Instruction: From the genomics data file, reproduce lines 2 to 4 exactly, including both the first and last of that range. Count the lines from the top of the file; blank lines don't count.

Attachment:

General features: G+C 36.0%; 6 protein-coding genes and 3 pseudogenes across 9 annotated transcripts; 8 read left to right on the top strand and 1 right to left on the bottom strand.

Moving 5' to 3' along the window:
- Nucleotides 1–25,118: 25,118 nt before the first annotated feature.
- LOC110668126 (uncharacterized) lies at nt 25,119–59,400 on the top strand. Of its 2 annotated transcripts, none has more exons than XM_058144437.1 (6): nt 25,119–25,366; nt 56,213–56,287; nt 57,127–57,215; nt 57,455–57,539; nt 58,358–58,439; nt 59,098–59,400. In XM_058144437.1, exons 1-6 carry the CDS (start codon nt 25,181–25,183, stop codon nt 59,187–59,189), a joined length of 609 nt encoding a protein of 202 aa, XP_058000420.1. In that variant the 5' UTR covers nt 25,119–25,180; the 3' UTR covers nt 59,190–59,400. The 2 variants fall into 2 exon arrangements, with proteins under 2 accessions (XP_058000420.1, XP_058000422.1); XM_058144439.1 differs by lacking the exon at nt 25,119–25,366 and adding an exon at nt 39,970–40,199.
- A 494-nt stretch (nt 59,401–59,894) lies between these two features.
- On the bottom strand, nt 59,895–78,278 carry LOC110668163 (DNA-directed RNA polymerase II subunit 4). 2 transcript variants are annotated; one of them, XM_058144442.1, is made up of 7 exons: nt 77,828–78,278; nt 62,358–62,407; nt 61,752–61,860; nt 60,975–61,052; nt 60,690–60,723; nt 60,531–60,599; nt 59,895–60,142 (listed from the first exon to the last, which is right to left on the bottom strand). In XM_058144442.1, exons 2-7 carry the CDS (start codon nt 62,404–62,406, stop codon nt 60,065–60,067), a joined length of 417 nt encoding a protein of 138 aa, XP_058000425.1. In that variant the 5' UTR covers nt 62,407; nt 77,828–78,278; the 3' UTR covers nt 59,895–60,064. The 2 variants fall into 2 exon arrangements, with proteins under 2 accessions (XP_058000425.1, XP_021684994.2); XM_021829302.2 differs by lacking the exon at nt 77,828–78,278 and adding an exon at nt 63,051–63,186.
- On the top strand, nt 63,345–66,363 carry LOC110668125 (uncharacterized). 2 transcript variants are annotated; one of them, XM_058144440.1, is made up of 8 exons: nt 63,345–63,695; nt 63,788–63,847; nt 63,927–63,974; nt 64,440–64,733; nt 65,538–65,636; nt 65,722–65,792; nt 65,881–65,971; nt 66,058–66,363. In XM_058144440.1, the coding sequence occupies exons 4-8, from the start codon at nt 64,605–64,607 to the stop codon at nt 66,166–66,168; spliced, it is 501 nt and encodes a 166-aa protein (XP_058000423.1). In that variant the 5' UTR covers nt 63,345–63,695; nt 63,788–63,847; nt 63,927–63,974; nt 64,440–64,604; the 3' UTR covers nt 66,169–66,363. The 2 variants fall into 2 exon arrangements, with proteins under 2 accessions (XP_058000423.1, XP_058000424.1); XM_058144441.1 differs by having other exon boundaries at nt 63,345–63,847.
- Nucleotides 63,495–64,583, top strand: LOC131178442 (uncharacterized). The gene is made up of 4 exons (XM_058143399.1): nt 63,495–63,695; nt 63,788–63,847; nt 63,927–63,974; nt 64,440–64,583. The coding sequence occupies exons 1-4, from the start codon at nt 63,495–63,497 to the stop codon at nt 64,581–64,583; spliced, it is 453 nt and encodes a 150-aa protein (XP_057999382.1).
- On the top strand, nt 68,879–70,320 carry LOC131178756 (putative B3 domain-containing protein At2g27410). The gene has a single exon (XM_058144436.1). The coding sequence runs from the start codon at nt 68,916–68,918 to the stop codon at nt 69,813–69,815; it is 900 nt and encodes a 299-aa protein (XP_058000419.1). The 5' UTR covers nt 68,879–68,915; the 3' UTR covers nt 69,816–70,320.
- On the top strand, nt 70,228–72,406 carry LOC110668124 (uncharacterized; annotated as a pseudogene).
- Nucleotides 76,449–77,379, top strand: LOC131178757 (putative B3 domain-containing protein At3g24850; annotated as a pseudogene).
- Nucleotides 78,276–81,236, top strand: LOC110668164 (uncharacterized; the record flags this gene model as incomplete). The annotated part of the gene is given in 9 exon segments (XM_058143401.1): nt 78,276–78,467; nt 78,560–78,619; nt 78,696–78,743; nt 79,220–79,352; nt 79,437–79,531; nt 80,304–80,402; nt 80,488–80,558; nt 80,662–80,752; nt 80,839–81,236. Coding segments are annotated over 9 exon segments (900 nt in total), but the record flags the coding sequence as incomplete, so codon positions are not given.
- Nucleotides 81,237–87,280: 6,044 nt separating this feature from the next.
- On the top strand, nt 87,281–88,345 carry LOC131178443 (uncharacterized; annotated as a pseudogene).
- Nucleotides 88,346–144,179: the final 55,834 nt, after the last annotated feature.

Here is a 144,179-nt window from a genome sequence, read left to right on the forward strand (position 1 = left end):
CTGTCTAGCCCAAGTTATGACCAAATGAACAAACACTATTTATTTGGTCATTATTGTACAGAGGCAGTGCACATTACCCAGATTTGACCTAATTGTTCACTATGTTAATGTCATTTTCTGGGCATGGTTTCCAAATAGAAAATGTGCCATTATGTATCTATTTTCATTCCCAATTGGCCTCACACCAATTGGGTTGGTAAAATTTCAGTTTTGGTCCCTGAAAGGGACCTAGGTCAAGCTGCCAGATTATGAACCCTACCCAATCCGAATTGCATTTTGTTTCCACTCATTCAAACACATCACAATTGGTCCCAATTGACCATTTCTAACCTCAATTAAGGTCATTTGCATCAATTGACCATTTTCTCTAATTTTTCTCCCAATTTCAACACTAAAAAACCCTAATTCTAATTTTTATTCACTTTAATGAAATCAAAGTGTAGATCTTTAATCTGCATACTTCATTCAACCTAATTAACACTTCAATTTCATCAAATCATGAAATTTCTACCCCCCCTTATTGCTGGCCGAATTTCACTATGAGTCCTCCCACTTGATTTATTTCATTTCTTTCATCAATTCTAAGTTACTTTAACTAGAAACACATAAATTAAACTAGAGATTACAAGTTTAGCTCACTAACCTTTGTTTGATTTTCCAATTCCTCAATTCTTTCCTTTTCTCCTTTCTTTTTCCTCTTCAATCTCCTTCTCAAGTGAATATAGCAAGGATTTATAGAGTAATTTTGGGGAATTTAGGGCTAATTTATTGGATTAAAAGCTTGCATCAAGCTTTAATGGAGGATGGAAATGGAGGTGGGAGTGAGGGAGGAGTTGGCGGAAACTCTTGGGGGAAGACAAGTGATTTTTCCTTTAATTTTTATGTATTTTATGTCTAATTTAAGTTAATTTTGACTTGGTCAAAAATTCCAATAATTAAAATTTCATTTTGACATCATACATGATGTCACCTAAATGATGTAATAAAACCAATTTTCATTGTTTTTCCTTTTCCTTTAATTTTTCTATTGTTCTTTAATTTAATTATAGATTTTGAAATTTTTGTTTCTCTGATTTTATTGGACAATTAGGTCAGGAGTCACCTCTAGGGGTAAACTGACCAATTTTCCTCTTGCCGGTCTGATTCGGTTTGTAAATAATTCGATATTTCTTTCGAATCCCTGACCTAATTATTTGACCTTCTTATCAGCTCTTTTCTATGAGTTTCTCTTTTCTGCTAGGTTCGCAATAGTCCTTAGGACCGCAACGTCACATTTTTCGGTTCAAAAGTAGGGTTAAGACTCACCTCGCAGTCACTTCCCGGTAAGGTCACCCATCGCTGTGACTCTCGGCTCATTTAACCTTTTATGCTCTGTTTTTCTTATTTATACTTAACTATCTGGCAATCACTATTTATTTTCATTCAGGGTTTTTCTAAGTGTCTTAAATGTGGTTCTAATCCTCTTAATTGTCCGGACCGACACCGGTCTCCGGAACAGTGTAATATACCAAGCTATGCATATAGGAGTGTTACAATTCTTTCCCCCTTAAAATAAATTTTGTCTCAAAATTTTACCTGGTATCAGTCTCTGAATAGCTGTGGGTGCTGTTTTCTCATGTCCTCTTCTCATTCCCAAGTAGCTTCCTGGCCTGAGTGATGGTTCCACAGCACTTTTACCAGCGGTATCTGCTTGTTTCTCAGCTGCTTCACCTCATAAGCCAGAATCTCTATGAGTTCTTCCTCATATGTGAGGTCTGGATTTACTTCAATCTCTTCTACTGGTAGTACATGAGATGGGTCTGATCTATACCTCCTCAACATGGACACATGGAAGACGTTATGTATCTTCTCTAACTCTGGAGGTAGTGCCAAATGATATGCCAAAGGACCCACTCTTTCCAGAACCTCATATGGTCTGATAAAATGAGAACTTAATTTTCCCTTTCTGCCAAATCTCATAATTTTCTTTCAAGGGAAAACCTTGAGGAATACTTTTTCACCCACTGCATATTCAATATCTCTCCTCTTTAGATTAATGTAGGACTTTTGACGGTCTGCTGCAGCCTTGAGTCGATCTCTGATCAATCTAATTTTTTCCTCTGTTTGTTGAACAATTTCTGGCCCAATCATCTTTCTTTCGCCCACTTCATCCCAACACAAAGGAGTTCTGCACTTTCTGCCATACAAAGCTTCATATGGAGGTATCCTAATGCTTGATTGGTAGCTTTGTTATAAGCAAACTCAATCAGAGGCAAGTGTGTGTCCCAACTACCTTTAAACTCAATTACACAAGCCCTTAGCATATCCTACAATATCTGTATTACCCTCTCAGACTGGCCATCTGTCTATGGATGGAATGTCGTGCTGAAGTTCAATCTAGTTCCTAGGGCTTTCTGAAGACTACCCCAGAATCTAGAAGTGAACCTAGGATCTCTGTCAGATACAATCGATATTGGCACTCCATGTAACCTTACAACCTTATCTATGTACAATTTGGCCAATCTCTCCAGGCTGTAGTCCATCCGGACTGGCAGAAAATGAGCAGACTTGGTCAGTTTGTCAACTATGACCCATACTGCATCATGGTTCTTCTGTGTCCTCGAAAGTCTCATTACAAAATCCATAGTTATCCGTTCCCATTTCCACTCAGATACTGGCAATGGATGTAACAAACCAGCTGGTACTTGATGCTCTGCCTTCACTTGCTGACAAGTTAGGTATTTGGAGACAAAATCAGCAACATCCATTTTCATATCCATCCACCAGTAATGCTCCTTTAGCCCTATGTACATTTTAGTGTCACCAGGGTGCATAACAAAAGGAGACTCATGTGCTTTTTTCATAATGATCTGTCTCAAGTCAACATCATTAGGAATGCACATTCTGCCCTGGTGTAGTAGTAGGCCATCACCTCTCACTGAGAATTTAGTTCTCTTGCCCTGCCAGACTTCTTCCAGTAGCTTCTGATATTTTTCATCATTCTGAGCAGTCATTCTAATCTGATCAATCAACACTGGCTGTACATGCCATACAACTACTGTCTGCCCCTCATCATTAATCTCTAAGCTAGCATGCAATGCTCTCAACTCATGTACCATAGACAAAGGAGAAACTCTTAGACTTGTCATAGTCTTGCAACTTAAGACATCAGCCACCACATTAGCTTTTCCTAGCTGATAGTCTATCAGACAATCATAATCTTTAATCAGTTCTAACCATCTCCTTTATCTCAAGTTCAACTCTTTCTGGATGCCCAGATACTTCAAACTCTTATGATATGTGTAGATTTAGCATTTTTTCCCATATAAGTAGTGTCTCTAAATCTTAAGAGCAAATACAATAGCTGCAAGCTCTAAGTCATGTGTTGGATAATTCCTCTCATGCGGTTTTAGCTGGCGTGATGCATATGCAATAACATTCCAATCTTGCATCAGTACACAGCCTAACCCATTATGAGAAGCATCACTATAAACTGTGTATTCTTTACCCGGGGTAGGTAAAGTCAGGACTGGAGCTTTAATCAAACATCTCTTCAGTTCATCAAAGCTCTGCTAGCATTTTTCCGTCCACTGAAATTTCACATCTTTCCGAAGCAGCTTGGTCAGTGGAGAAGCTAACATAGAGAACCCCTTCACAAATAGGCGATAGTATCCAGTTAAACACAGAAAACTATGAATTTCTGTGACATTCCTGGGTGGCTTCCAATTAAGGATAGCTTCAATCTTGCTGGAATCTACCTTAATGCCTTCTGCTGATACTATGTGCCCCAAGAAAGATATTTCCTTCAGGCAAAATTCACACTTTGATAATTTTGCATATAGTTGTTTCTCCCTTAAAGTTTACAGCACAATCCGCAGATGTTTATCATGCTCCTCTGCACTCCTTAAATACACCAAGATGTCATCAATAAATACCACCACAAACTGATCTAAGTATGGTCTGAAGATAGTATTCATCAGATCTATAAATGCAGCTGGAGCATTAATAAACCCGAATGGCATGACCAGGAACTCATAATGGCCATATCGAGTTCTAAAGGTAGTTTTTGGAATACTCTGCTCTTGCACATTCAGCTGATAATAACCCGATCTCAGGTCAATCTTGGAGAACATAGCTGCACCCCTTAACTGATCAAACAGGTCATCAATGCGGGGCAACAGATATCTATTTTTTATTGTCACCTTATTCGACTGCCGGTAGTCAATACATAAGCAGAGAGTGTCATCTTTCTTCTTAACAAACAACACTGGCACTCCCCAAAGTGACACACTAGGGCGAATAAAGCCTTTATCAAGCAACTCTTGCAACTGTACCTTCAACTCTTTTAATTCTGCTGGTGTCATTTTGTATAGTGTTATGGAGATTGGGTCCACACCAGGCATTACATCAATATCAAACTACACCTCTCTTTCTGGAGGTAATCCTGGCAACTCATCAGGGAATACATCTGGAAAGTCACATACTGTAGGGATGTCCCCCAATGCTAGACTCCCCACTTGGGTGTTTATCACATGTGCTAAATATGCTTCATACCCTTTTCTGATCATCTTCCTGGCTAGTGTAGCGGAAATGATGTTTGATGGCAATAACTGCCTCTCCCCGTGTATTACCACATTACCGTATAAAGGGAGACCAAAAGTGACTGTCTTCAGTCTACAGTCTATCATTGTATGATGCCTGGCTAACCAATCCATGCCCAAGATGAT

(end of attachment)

Moving 5' to 3' along the window:
- Nucleotides 1–25,118: 25,118 nt before the first annotated feature.
- LOC110668126 (uncharacterized) lies at nt 25,119–59,400 on the top strand. Of its 2 annotated transcripts, none has more exons than XM_058144437.1 (6): nt 25,119–25,366; nt 56,213–56,287; nt 57,127–57,215; nt 57,455–57,539; nt 58,358–58,439; nt 59,098–59,400. In XM_058144437.1, exons 1-6 carry the CDS (start codon nt 25,181–25,183, stop codon nt 59,187–59,189), a joined length of 609 nt encoding a protein of 202 aa, XP_058000420.1. In that variant the 5' UTR covers nt 25,119–25,180; the 3' UTR covers nt 59,190–59,400. The 2 variants fall into 2 exon arrangements, with proteins under 2 accessions (XP_058000420.1, XP_058000422.1); XM_058144439.1 differs by lacking the exon at nt 25,119–25,366 and adding an exon at nt 39,970–40,199.